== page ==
Now going into his senior year, Young is a defensive player. He switched positions (to safety) and jersey numbers (from No. 80 to No. 17) in the middle of last season. While he is probably contending for a backup safety role, he’s embracing the idea that he could be a centerpiece for special-teams coordinator LeVar Woods.

“Coach Woods sees something in me,” Young said.

Being a core special-teamer requires dedication, Young noted.

“It’s just like offense and defense. You’ve got to watch film,” he said. “One false step at any position can make a difference on special teams. That can be like a turnover.”

Good for Young for embracing whatever’s best for the team. He didn’t make it as a receiver. But he still has one more chance to make an impact.

As Ferentz put it for all his seniors: “The more contributions we can get from guys in this class, the better off we’ll be.”

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Iowa has experimented with moving Amani Jones to defensive end, but in his mind he'll always be a linebacker. Hear why: Mark Emmert, memmert@gannett.com

Ferentz seems very pleased with the hiring of Jay Niemann as an assistant coach.

The addition was announced Wednesday night. Niemann, 58, will assist Kelvin Bell on the defensive line. He was one of two finalists for the job and impressed Ferentz across the board.

“The only negative I could find was the Iowa State thing. But Dan Gable overcame it, so I figure Jay’s in good shape that way,” Ferentz quipped, a reference to Iowa’s iconic former wrestling coach who competed collegiately at Iowa State — as Niemann did from 1979 to 1982. “We’re just really thrilled.”

Ferentz sees Niemann as an excellent defensive coach. His stops have included Drake, Northern Iowa, Simpson College (as head coach), Northern Illinois and Rutgers. He played high school ball in Avoca. His sons, Ben and Nick, played linebacker under Ferentz.

“He’s a really good person. We got to see the personal side of that through recruiting,” Ferentz said. “And on top of that, a nice Iowa connection.”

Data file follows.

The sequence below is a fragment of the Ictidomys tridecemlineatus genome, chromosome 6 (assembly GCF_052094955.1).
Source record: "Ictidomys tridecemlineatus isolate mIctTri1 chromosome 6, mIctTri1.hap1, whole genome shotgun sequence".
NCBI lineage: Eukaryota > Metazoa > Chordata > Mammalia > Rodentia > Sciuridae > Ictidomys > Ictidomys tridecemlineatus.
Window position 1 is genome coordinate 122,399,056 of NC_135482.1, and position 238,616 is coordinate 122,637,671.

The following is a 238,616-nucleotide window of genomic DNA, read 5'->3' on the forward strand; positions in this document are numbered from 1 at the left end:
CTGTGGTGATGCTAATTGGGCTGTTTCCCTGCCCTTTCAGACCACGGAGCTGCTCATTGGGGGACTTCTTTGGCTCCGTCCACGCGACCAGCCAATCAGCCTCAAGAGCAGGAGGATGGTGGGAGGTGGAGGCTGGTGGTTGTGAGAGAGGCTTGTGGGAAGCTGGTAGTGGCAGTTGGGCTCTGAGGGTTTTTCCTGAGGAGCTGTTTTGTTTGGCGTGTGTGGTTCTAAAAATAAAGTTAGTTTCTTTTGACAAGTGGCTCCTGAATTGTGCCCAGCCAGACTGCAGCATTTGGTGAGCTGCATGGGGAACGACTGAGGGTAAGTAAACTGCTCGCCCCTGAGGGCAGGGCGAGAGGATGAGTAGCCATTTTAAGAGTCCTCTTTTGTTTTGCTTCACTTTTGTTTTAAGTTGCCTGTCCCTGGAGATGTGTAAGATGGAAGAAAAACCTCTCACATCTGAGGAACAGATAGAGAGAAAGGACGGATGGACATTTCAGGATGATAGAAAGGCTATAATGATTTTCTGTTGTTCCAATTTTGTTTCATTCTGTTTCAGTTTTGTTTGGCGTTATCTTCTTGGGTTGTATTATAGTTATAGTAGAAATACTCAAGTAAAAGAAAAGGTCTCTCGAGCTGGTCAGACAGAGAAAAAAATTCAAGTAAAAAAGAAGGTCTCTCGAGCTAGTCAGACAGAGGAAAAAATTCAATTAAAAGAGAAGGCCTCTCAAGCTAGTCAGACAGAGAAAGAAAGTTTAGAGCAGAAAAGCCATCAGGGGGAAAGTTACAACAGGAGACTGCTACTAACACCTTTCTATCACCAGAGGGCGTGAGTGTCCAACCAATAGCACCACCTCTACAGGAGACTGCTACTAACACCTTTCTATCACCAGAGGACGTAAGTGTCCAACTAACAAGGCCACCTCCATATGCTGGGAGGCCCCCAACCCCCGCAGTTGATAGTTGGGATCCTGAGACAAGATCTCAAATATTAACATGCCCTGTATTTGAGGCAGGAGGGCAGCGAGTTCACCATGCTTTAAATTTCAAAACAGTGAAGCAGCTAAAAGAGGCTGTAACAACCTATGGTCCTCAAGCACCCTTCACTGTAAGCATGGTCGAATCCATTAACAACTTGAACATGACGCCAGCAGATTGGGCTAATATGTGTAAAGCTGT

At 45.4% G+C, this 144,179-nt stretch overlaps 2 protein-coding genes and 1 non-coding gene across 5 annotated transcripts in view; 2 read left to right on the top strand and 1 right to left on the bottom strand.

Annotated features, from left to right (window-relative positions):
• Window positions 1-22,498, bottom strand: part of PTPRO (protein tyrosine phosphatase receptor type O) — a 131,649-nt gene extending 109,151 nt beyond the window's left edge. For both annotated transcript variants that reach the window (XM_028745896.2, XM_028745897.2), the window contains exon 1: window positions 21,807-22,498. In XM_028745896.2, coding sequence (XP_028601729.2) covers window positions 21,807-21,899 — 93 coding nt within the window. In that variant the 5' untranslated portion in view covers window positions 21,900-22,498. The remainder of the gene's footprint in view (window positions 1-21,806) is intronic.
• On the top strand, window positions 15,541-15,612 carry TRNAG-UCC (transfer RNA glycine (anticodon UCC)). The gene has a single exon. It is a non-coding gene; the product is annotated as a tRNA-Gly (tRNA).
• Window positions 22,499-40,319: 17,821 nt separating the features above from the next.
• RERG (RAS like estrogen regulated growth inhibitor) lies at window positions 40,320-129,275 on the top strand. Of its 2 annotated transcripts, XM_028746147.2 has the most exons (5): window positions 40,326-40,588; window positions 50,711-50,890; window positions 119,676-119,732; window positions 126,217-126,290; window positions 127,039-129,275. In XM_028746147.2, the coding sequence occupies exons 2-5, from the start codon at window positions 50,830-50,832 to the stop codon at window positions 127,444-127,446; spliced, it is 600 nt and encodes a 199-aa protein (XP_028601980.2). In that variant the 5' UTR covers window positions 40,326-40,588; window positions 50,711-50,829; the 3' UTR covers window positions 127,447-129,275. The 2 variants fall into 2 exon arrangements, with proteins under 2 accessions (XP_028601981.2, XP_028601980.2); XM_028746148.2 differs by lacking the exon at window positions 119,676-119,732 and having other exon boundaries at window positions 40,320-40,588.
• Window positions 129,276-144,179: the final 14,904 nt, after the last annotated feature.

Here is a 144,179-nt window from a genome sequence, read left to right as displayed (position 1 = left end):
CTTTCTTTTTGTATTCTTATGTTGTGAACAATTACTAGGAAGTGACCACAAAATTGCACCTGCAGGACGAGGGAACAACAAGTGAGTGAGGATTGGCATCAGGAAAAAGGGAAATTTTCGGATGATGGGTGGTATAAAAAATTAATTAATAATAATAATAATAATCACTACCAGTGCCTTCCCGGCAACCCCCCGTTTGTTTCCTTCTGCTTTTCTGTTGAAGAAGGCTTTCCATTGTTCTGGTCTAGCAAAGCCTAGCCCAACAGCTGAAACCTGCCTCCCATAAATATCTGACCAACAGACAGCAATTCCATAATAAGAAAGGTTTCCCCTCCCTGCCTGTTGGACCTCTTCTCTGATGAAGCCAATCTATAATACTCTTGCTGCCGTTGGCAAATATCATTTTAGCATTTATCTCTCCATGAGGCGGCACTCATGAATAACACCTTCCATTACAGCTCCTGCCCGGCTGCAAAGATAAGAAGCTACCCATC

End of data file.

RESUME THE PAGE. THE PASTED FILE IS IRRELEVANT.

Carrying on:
Niemann will earn $280,000 in base salary, according to an offer sheet acquired through the freedom-of-information act. He was making $478,000 as Rutgers’ defensive coordinator last season before being let go.

So, about the plan to replace Reese Morgan’s legendary in-state recruiting?

“I always joked with Reese it was going to take three guys to replace him,” Ferentz said of Morgan, who retired in March after 19 years on staff. “And in some ways, that’s going to be true.”

Ferentz pointed Outback Bowl heroes Nick Easley and Jake Gervase as an illustration of the key for Iowa's staff to understand how to recruit the state. Both were walk-ons recruited by Morgan.

The plan without Morgan: Four coaches will actively recruit the state.

“But Jay will have the biggest part of it, and I think he’s really very comfortable with that,” Ferentz said. “Having grown up here, playing high school football here. And he’s coached in the state so much; there’s a comfort level there.”

Woods will patrol western Iowa; outgoing recruiting coordinator Bell will handle a section of northeast Iowa; offensive coordinator Brian Ferentz is responsible for eastern Iowa. And Niemann has the rest, including talent-rich central Iowa.

Hawkeyes columnist Chad Leistikow has covered sports for 24 years with The Des Moines Register, USA TODAY and Iowa City Press-Citizen. Follow @ChadLeistikow on Twitter.